Sunday, October 9, 2011

Athenahealth and the "Meaningful Use" Clause

Athenahealth (ATHN) is a bit of a loose cannon in the HCIT (healthcare information technology) sector because it is the only company that offers cloud-based services. In fact, that's all they do. Competitors like Allscripts Heathcare Solutions (MDRX) and Cerner (CERN) may be living in the past with their legacy software systems. In investing circles, Athenahealth has gone from B-List actor to celebrity status in the last two years. Their technical wizardry in the software-as-a-service category has traders eating it up as the stock has advanced from $21/share to its current price of $60.

There's an old adage that "timing is everything", and, one of the reasons for the stock's skyrocket up is the HITECH (Health Information for Economic and Clinical Health) Act which is part of the government's stimulus plan. Long story short, Uncle Sam is giving money to healthcare providers to modernize their medical records. Thirty billion dollars has been slotted to to reimburse each physician up to $64,000 if they increase the use of EMRs (electronic medical records).

In a recent Forbes essay, Athenahealth CEO Jonathan Bush gives some off the cuff remarks about the program: "The government made doctors an offer they couldn’t refuse: go become a “meaningful user” of electronic medical records and get a bonus. Don’t, and see your Medicare rates cut. Of course, the only EMRs that doctors know about are the legacy software-based systems that they looked at and rejected fifteen years ago. Already making less than ever before, they are faced with the prospect of being told go buy one of these dogs (legacy EMR products), lay out a bunch of cash (gov: “we’ll get you back”), slow down your practice in learning the new technology and make even less money.".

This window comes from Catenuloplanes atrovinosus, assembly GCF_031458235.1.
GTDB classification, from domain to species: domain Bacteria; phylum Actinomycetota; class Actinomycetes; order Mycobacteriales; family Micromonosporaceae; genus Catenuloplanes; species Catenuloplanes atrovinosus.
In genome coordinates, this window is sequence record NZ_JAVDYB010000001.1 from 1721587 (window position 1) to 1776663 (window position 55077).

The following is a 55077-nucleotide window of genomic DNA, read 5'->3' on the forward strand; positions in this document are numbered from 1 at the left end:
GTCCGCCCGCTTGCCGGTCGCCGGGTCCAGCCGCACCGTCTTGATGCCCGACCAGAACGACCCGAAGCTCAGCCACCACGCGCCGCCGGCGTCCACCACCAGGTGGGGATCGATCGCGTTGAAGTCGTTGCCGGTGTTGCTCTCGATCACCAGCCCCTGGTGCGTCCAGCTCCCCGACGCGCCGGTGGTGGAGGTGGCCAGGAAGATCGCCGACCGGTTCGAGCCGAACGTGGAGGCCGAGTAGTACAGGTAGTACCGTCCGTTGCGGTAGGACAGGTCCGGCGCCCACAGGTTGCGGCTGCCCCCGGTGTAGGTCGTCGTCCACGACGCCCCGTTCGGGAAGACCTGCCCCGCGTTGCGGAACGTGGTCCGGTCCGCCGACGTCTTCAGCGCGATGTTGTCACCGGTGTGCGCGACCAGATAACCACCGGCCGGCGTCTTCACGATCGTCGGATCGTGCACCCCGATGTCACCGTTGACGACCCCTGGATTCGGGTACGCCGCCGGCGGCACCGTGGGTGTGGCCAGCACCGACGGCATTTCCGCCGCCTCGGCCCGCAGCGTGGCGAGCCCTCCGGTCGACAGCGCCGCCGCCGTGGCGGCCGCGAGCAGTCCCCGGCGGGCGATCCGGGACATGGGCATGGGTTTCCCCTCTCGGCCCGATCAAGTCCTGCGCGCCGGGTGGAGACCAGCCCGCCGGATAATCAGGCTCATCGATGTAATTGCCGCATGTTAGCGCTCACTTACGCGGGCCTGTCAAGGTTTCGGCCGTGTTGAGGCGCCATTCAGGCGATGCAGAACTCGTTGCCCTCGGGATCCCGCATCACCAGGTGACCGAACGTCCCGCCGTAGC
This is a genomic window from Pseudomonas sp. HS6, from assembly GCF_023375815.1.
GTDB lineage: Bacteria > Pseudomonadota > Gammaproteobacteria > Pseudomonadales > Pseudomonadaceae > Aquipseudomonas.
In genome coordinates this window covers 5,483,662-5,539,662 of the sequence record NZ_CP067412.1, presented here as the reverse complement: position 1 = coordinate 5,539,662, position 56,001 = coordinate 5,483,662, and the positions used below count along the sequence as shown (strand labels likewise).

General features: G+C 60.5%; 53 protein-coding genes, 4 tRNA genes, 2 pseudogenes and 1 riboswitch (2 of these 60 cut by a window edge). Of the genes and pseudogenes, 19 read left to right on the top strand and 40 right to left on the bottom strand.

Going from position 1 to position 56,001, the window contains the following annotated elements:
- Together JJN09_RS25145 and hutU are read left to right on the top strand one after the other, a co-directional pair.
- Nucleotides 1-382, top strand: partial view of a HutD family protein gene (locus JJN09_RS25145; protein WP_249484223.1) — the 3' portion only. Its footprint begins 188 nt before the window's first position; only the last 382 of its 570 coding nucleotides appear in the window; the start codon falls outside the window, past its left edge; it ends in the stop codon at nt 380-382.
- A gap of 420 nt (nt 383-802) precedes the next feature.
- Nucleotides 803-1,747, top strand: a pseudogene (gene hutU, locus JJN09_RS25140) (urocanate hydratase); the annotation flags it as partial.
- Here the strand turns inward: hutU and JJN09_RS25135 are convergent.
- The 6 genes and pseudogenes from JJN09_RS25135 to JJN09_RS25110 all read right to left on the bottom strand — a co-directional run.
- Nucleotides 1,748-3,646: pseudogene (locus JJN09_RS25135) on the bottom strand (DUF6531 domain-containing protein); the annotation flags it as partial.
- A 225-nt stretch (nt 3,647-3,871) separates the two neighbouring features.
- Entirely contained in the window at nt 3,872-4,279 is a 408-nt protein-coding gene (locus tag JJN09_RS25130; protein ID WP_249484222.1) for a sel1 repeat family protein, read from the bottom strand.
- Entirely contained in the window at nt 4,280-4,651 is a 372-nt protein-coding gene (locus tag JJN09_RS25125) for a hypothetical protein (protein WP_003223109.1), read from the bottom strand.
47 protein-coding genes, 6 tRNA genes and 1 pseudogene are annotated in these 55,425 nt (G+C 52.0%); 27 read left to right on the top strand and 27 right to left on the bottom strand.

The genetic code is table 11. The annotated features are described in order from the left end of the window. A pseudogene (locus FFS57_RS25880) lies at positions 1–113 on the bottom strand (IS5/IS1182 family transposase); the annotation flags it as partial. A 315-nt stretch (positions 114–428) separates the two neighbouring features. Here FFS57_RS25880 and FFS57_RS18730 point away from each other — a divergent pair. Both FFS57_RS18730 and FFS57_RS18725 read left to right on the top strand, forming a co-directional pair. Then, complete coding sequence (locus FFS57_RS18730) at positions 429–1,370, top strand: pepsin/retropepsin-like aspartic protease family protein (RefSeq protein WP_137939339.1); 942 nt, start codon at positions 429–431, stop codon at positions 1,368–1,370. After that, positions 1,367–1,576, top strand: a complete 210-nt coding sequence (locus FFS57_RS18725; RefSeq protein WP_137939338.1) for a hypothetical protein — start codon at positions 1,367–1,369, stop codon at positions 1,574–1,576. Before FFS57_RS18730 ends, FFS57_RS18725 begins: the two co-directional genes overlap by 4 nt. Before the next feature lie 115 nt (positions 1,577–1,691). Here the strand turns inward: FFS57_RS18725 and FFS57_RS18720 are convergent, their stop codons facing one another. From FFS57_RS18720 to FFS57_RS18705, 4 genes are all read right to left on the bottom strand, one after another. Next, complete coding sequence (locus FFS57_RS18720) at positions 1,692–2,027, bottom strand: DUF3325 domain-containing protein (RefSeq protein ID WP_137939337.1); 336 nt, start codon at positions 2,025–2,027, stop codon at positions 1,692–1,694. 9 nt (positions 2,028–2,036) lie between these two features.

This "meaningful user", or, "meaningful use" concept CEO Bush talks about is a pay-for-performance clause in the HITECH Act. You must be able to prove to the government that you are meeting their criteria before you get reimbursed. I've got no beef with the government, but they've been know to drag their feet. It's a big bureaucracy, and, delaying payments could put a damper on the uptake of this program. That would put pressure on the earnings of companies like Athenahealth.

According to a September 2nd, 2011, Investor's Business Daily article by Reinhardt Krause, Athenahealth, Cerner In Hot Pursuit OF HITECH Funds: "No matter what happens with ObamaCare or Medicare cuts, HITECH spending is forecast to continue...Medical software firms have responded by releasing new products compliant with HITECH regulations. The programs also help hospitals and doctors document "meaningful use" of new EMR/EHR systems. The systems automate the recording of patient data in daily activities, and they deliver required information to government health agencies.".